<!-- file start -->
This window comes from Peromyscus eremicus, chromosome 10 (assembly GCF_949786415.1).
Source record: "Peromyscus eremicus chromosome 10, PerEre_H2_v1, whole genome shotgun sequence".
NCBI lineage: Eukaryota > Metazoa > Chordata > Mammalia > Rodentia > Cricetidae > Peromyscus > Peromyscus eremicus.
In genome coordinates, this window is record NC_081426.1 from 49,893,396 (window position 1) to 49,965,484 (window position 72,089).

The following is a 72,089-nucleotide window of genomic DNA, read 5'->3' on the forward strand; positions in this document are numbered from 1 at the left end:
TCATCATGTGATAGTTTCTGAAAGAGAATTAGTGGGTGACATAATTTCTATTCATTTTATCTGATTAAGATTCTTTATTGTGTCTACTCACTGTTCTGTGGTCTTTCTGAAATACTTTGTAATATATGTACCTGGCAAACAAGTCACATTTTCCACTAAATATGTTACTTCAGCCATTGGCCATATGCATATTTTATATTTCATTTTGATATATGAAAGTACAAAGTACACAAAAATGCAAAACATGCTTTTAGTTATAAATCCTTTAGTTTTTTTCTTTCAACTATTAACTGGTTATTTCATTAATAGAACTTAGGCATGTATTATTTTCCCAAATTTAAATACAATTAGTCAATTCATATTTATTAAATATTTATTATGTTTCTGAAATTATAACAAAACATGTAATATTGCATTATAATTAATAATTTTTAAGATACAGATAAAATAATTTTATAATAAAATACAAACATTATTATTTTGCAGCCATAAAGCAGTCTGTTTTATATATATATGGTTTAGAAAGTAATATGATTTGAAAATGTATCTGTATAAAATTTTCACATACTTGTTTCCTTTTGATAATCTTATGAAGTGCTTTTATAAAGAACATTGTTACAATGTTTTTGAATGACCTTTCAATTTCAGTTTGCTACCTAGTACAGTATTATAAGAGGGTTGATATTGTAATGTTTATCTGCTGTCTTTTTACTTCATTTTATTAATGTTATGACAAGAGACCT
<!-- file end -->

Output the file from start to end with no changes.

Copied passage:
This window comes from Peromyscus eremicus, chromosome 10 (assembly GCF_949786415.1).
Source record: "Peromyscus eremicus chromosome 10, PerEre_H2_v1, whole genome shotgun sequence".
NCBI lineage: Eukaryota > Metazoa > Chordata > Mammalia > Rodentia > Cricetidae > Peromyscus > Peromyscus eremicus.
In genome coordinates, this window is record NC_081426.1 from 49,893,396 (window position 1) to 49,965,484 (window position 72,089).

The following is a 72,089-nucleotide window of genomic DNA, read 5'->3' on the forward strand; positions in this document are numbered from 1 at the left end:
TCATCATGTGATAGTTTCTGAAAGAGAATTAGTGGGTGACATAATTTCTATTCATTTTATCTGATTAAGATTCTTTATTGTGTCTACTCACTGTTCTGTGGTCTTTCTGAAATACTTTGTAATATATGTACCTGGCAAACAAGTCACATTTTCCACTAAATATGTTACTTCAGCCATTGGCCATATGCATATTTTATATTTCATTTTGATATATGAAAGTACAAAGTACACAAAAATGCAAAACATGCTTTTAGTTATAAATCCTTTAGTTTTTTTCTTTCAACTATTAACTGGTTATTTCATTAATAGAACTTAGGCATGTATTATTTTCCCAAATTTAAATACAATTAGTCAATTCATATTTATTAAATATTTATTATGTTTCTGAAATTATAACAAAACATGTAATATTGCATTATAATTAATAATTTTTAAGATACAGATAAAATAATTTTATAATAAAATACAAACATTATTATTTTGCAGCCATAAAGCAGTCTGTTTTATATATATATGGTTTAGAAAGTAATATGATTTGAAAATGTATCTGTATAAAATTTTCACATACTTGTTTCCTTTTGATAATCTTATGAAGTGCTTTTATAAAGAACATTGTTACAATGTTTTTGAATGACCTTTCAATTTCAGTTTGCTACCTAGTACAGTATTATAAGAGGGTTGATATTGTAATGTTTATCTGCTGTCTTTTTACTTCATTTTATTAATGTTATGACAAGAGACCT